How do these 3 ladies approach buying a mattress? I listened in | Sheila Long O’Mara

As of this writing, Presidents Day is upon us: the home furnishings industry’s first sales holiday of the year. My inbox is filled to the brim with email touting mattress sales from all sorts of websites and retailers.

Some of the alerts feature mattress brands like Casper, Purple, Nectar and Avocado with discounts and promotions. Leading into the holiday weekend, the Today Show shared a mattress story that included the Bob-O-Pedic Treasure Cushion Dual mattress from Bob’s Discount Furniture Store and a Beautyrest PressureSmart pillowtop mattress, among others.

The buildup to the holiday was exciting, which makes sense. More than one mattress executive has shared over the past few months that a strong Presidents Day bodes well for mattress makers, retailers and the entire industry, while a weak one makes the rest of the year challenging.

While on a women’s retreat in the Low Country of South Carolina, the topic of mattresses bubbled up in conversation. A couple of folks in the group are in the market and are actively shopping for new beds for home. I’m almost certain they had seen some of the same digital ads and social media posts that I had seen, and the marketing efforts had sparked the topic.

As surprising as it may be to many of you, I did not introduce the topic of mattress buying to the group.

Two women are looking to replace mattresses in primary bedrooms, while another is close to making a decision for a new bed for a guest room. All three of them — like most consumers — have varying ideas of what a mattress “should” cost, what materials are used in making mattresses and what differentiates one rectangle from another.

The terminology that the industry has gravitated toward has leaked into their consumers’ vocabulary. “Hybrid,” “edge support” and “cooling technology” were all uttered at different times during the evening, but when asked what a hybrid was, they hit the Google with lightning speed.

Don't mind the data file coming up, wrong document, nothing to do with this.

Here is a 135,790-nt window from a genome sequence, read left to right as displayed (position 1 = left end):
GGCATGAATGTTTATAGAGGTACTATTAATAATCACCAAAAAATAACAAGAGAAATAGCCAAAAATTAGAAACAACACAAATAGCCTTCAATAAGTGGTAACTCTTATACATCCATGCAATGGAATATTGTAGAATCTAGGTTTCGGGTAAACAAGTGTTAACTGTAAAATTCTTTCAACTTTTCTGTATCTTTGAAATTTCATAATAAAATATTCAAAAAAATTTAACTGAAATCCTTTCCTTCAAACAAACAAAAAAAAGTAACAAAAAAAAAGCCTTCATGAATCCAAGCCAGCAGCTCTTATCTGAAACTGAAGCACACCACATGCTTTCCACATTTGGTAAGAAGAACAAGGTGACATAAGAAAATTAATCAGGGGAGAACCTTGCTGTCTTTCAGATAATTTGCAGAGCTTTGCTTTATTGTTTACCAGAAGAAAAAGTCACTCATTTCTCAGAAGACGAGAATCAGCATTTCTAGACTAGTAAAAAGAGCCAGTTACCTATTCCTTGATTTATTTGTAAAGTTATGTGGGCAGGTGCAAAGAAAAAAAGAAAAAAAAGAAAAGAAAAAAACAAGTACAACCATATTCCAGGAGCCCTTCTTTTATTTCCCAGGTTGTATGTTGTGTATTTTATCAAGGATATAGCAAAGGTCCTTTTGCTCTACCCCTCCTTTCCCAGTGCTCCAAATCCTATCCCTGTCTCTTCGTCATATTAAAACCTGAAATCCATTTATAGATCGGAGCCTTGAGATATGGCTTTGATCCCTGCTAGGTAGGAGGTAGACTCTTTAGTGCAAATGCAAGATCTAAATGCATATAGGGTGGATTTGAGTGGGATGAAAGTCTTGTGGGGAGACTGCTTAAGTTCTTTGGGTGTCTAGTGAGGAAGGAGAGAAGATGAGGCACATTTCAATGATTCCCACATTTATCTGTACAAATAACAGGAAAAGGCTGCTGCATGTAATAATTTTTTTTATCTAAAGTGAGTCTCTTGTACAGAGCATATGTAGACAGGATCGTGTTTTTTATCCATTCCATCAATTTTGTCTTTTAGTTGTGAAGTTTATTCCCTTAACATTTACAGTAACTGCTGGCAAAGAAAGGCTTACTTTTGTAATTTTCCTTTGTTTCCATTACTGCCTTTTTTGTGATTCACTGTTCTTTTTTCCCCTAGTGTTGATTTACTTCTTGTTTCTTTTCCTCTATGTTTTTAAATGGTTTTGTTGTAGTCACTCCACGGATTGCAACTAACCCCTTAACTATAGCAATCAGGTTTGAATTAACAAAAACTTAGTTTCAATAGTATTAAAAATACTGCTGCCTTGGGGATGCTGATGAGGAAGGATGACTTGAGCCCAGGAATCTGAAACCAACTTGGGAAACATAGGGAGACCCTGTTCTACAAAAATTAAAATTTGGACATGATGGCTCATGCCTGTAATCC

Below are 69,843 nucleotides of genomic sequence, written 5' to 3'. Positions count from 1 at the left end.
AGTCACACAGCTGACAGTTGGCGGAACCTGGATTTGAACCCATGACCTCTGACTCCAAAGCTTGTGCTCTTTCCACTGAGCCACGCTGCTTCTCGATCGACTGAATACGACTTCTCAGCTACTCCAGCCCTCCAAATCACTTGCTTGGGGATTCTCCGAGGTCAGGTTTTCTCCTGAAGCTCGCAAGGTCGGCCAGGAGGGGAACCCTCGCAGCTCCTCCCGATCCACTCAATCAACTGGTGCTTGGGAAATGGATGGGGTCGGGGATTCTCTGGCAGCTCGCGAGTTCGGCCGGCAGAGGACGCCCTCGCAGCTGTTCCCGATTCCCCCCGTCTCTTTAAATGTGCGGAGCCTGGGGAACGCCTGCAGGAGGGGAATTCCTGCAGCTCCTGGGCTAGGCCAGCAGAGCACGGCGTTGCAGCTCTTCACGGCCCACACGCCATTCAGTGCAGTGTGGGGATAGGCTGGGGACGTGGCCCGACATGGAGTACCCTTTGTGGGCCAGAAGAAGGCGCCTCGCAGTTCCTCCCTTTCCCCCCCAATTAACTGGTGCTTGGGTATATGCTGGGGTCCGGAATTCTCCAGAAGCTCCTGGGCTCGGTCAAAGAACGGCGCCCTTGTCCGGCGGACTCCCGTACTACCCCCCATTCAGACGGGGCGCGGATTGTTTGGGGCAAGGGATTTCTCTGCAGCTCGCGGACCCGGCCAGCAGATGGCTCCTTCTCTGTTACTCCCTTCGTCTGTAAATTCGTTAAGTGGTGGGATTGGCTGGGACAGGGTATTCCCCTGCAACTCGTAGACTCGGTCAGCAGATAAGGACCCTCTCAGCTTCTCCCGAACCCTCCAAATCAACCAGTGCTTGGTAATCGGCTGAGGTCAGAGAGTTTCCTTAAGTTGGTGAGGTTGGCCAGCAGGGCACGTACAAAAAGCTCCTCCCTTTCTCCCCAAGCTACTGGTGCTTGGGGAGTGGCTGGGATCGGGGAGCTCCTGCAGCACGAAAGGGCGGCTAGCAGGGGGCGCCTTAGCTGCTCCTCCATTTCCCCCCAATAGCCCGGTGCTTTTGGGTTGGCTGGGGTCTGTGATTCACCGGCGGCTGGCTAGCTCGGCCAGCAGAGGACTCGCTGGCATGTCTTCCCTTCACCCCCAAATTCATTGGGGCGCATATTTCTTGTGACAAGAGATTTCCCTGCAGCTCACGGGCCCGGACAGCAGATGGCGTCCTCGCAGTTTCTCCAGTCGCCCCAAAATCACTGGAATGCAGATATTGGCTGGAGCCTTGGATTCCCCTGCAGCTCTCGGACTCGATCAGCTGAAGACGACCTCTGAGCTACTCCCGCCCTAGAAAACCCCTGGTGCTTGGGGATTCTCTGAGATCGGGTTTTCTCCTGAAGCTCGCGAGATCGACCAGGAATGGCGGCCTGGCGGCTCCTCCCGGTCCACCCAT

The most interesting thing that caught my attention was the topic of pricing. One of the women on the hunt for a new mattress had found a “$700 king set” that another friend had recently bought for a guest room that had won over visitors at a vacation home. That “recommendation” was good enough for her, and why would she spend $1,999 for a mattress that looked the same as the less expensive one?

She was ready to buy it from a warehouse store before she tried it. No questions asked. The 120-day comfort guarantee, she said, would be her trial run with the mattress. The kicker? She’s in the middle of the Baby Boomer generation, and for her, it’s all about the price. She’ll buy another one in three years, if this one doesn’t work out, she said.

The other interesting tidbit — as her two fellow mattress buyers pushed her to at least find a store in which to flop on a mattress — she isn’t interested in interacting with a sales associate in a store. Too much hassle, she said.

It’s an interesting take and not unlike many other consumers in your marketplaces. I share to only to let you know that I see the challenges traditional sleep stores are facing in capturing the consumer’s money.

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